Dreaming of God
[On his way from Beersheba to Haran], Jacob stopped for the night because the sun had set. Taking one of the stones there, he put it under his head and lay down to sleep. He had a dream in which he saw a stairway resting on the earth, with its top reaching to heaven … [and] above it stood the Lord. – Genesis 28:11-13a (NIV)
It’s an oddly ethereal moment within the dysfunctional story of Jacob, a mystical interruption of this all-too-earthly tale of family drama.
Here we have Jacob, fleeing the consequences of a con job pulled on his older twin Esau and their father Isaac. The con was easy enough: all it took was a bowl of stew, a plate of meat and bread, a goatskin disguise, and voilà! Jacob stole the family inheritance and birthright for his own. Naturally, Esau promised deadly revenge, so Genesis 28:11-13 finds Jacob en route to his uncle Laban’s with the plan of laying low for a few years.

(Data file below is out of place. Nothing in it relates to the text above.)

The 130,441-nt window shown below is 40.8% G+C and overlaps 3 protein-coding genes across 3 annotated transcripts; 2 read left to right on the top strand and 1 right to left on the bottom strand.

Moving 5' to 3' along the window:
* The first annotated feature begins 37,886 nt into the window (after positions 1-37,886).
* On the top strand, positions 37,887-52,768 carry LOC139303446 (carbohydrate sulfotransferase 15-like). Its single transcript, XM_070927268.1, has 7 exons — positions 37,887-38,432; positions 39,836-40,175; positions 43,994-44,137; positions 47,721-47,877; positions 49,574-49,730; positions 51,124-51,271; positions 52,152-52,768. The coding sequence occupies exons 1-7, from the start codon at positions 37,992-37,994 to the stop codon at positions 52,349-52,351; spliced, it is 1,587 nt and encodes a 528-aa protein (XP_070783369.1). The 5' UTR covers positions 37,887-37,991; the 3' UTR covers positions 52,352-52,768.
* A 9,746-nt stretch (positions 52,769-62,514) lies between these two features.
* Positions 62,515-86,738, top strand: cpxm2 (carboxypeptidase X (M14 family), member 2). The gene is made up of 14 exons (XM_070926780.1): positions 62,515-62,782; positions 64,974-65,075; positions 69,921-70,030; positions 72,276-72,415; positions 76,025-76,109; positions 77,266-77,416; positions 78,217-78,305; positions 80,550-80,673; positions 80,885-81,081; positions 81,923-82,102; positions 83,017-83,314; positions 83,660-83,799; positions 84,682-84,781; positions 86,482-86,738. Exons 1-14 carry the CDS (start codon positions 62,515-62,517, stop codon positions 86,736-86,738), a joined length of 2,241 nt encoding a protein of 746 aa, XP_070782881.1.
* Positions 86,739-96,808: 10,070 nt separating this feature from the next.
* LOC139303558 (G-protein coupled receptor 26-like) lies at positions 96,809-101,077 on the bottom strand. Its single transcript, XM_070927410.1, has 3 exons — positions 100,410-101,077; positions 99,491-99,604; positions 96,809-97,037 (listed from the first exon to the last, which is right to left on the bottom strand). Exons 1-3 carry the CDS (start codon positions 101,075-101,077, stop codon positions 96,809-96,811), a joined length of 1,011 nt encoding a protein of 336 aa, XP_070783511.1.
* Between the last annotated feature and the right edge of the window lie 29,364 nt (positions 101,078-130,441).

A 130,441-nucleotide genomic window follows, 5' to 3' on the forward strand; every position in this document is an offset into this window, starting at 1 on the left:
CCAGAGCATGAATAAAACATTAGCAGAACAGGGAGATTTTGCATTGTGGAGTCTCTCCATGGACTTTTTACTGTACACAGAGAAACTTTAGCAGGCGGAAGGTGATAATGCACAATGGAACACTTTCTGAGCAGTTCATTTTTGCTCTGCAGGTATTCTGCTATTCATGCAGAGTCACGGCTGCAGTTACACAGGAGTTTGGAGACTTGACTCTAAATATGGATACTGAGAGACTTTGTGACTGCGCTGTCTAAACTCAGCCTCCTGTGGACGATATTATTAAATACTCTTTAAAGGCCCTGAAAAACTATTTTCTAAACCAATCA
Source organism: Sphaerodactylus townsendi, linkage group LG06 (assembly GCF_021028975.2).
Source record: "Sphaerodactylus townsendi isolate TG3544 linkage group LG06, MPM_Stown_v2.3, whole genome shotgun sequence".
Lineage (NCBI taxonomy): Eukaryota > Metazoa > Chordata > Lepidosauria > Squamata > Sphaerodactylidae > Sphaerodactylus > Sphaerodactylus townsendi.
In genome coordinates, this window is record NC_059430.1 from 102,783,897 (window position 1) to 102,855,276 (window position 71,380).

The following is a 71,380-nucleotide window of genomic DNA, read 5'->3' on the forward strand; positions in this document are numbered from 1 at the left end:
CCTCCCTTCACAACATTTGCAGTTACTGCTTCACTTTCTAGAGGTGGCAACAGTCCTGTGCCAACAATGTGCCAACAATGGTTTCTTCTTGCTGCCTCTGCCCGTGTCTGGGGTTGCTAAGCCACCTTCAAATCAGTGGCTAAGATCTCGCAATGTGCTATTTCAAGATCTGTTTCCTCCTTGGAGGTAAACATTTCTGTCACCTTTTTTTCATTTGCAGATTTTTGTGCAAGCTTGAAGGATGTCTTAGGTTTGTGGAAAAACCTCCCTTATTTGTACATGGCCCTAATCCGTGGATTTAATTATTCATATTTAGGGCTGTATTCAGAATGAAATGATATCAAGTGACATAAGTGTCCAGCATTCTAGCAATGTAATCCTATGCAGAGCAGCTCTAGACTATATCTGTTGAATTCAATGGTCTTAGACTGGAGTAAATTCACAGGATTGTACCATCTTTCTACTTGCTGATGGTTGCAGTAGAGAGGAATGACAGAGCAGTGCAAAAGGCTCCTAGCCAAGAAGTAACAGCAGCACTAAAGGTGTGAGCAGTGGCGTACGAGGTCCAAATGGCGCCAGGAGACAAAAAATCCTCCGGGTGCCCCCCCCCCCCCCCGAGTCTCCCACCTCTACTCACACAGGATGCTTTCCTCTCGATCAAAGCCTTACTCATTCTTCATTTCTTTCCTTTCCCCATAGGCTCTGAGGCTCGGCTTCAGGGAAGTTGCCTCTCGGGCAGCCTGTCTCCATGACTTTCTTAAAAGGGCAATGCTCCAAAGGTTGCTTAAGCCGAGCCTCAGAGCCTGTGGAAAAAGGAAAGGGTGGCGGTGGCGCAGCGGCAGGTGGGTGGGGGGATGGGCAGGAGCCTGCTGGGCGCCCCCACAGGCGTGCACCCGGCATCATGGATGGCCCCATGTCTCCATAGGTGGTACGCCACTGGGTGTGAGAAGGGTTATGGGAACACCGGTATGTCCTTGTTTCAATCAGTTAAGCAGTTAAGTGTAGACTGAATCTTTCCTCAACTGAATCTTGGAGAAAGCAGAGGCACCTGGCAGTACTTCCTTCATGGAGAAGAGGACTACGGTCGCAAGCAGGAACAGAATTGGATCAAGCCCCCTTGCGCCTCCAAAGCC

Fast forward to Genesis 30 and Jacob is working a new con, this time scamming Laban out of family wealth through the art of husbandry. Jacob spends years feeding and breeding Laban’s animals, gradually multiplying the flocks that Laban owes Jacob for his labor while weakening the flocks owned by Laban. Jacob plays the long game against his uncle, making himself a rich man with sheep, goats, camels, donkeys … plus wives, concubines, slaves, and children.
But for a moment between these two massive cons, on a solitary night while traveling from one scheme to the next, with a stone under his head as a pillow, Jacob dreams of God.
Completely flawed, accustomed to dysfunction, running on fear, Jacob dreams of God.
Between a rock and a hard place, caught up in his sins and their consequences, Jacob dreams of God.
Even we, at our most awfully human, can dream of God.
No matter how sin-stricken the day or how rocky the night, keep me dreaming of you.